Microsoft & .NET.NETSecurity Through the Lifetime of a Managed Process: Fitting It All Together

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In this article, we will focus on how the individual pieces of the security system come together and interact to provide a secure environment for executing semitrusted code. After reading this article, you should be able to

  • Describe the security actions that must be made by developers at code authoring time, including declarative permission requests and appropriate permission demands
  • Describe the various mechanisms by which managed code can be installed onto a particular machine
  • Describe the function of the Native Image Generator and PE Verify tools and their relationship to the security system
  • Describe the roles the loader, the policy system, and the Just-In-Time compiler/verifier play in the CLR security system

The lifecycle of any particular managed process can be divided into three distinct stages—development, deployment, and execution. Software authors, administrators, and users make security decisions at each stage of the process that ultimately determine the permissions with which an assembly runs on a particular machine. We begin this article with an overview of the security decisions that face developers at code authoring time and then proceed to deployment and execution-time considerations in later sections.

Development-Time Security Considerations

The security features within the .NET Framework were designed, in part, to make it much easier for developers to write secure code. When authoring code, developers need to consider two main factors—the security requirements of the assemblies they are authoring and the sensitive resources and data (if any) that are potentially exposed by their classes to other code. The two factors are related but distinct, and it is slightly easier to understand the relationship between them if we begin with a discussion of the second factor, protecting sensitive resources, and then go back to investigate how developers indicate and declare security requirements of their assemblies.

The first security-related action a developer must perform when beginning work on a new assembly is to determine whether the assembly will expose any sensitive resources through its classes and methods? That is, will the classes and methods within the assembly expose sensitive resources to callers of those methods. If the answer to this question is yes, the assembly must be a secure assembly. Secure assemblies are discussed in detail in our book, .NET Framework Security but the basic issue is this—if the assembly you are authoring is going to make a new sensitive resource available to semitrusted code, your assembly must perform appropriate security checks within each method that provides access to or operates on the sensitive resource. Essentially, your new assembly is going to be a gatekeeper or guard of the protected resource, and you must treat every request for access to the resource with an appropriate degree of caution.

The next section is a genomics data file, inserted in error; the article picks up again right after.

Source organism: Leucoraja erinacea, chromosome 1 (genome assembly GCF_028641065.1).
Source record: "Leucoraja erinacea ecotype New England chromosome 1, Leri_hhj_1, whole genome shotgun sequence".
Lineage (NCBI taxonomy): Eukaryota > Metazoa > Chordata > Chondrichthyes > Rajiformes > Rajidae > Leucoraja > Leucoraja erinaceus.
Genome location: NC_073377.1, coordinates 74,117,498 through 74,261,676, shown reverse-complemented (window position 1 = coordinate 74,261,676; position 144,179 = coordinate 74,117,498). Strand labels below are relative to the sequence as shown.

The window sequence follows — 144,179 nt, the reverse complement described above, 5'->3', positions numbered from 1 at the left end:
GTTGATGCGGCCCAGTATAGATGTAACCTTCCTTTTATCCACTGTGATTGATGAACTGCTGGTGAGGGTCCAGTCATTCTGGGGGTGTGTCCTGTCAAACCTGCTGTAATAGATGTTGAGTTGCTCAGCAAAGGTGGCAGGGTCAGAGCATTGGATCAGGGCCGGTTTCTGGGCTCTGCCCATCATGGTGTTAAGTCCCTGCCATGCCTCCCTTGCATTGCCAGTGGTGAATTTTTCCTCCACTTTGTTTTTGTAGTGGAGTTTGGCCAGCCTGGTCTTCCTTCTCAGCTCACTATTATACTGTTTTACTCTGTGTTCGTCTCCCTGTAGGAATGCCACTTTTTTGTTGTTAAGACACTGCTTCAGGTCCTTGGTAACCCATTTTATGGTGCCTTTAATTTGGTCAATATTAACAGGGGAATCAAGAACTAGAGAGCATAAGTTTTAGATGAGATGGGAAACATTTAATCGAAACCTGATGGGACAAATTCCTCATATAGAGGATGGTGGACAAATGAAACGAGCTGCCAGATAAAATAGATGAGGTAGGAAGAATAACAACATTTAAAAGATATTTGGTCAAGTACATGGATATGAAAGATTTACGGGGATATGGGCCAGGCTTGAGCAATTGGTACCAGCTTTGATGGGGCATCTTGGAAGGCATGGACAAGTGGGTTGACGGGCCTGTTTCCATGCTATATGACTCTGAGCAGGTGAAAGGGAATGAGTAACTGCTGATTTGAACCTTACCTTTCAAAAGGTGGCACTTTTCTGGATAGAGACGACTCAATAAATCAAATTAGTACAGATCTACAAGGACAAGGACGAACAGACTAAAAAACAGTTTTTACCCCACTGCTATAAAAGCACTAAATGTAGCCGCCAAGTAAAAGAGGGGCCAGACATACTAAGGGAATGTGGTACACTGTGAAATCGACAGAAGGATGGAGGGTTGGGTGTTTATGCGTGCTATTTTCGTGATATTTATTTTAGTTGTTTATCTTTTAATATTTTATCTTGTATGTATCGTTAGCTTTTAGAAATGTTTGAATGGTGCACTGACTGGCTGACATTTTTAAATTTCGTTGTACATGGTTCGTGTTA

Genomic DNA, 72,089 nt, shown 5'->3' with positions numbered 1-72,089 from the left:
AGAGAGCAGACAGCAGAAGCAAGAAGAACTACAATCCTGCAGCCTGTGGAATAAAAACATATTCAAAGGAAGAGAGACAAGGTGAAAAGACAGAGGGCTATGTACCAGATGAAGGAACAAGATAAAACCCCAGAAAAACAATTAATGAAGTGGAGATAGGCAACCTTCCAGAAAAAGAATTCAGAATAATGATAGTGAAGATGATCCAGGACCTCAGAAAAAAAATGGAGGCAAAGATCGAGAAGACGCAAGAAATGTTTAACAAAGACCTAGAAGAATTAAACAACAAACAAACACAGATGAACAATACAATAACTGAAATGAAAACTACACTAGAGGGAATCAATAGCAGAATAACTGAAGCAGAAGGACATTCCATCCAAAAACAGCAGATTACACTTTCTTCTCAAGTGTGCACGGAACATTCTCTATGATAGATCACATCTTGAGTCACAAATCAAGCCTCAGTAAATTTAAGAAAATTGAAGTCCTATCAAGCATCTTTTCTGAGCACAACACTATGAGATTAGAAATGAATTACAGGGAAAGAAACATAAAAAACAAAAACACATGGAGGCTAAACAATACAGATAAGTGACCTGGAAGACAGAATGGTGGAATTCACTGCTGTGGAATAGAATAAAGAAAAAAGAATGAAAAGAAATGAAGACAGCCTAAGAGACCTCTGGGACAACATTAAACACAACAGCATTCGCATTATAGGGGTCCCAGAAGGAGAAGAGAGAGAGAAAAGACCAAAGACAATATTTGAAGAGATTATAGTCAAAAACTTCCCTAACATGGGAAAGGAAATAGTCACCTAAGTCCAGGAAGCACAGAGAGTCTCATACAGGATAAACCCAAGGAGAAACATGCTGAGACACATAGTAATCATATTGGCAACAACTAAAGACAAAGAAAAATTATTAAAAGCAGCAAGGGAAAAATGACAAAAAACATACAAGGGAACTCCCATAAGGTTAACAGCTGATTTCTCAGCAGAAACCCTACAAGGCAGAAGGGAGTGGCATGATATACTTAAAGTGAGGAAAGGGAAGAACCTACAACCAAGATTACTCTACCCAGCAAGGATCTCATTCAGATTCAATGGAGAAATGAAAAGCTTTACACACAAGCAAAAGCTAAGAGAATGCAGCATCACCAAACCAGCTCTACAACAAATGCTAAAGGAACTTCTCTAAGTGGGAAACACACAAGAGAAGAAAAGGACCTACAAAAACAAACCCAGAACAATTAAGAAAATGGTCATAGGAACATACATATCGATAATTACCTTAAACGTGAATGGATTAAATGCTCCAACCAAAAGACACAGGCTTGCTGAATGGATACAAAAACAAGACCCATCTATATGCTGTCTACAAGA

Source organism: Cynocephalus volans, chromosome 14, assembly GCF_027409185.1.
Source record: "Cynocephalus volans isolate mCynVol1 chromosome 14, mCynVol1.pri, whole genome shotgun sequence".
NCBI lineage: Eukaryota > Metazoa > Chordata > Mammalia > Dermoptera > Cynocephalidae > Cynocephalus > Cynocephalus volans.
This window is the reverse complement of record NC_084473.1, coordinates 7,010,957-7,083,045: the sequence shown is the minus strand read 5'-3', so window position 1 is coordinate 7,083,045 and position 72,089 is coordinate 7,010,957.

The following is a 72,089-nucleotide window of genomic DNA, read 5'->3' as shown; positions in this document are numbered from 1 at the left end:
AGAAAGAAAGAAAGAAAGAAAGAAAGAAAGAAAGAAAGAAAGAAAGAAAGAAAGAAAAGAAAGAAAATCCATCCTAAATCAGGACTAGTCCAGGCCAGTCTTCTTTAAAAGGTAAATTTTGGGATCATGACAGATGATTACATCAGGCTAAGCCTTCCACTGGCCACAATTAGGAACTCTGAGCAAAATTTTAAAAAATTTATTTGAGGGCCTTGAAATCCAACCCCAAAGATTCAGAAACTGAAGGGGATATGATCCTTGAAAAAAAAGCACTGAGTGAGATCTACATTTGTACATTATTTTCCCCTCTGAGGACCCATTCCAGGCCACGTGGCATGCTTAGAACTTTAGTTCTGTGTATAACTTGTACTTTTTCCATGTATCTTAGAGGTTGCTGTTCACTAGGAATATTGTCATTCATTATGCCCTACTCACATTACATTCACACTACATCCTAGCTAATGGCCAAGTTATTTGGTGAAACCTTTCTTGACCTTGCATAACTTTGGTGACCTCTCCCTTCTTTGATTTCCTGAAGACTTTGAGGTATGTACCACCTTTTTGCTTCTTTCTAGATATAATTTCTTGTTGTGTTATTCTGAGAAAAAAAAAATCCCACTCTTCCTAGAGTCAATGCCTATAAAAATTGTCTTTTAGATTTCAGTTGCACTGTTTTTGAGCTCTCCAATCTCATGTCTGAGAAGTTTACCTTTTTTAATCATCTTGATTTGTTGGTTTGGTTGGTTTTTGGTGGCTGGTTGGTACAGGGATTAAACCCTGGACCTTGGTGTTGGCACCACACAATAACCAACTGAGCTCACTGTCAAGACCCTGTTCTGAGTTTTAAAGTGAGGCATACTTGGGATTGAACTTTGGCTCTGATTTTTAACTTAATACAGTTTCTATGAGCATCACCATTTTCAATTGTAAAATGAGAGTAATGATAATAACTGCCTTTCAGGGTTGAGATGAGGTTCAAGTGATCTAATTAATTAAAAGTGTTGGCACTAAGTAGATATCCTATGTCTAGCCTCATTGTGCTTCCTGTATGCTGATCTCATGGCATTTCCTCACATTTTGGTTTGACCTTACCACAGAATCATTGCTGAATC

How do you determine whether your new assembly must be a secure assembly? This basic determination revolves around the list of resources exposed by your assembly to other code and whether those resources are sensitive or already protected. Consider the following scenario. Suppose that you want to write a method that will write a message (we’ll use “Hello, World!” for historical reasons) to a file named hello.txt located on the C: drive of the computer. Using the .NET Framework, your code might look as shown in Listing 1. This program creates a FileStream object mapped to the C:hello.txt file on the hard disk (creating the file if necessary) and writes the string "Hello,World!" to that file.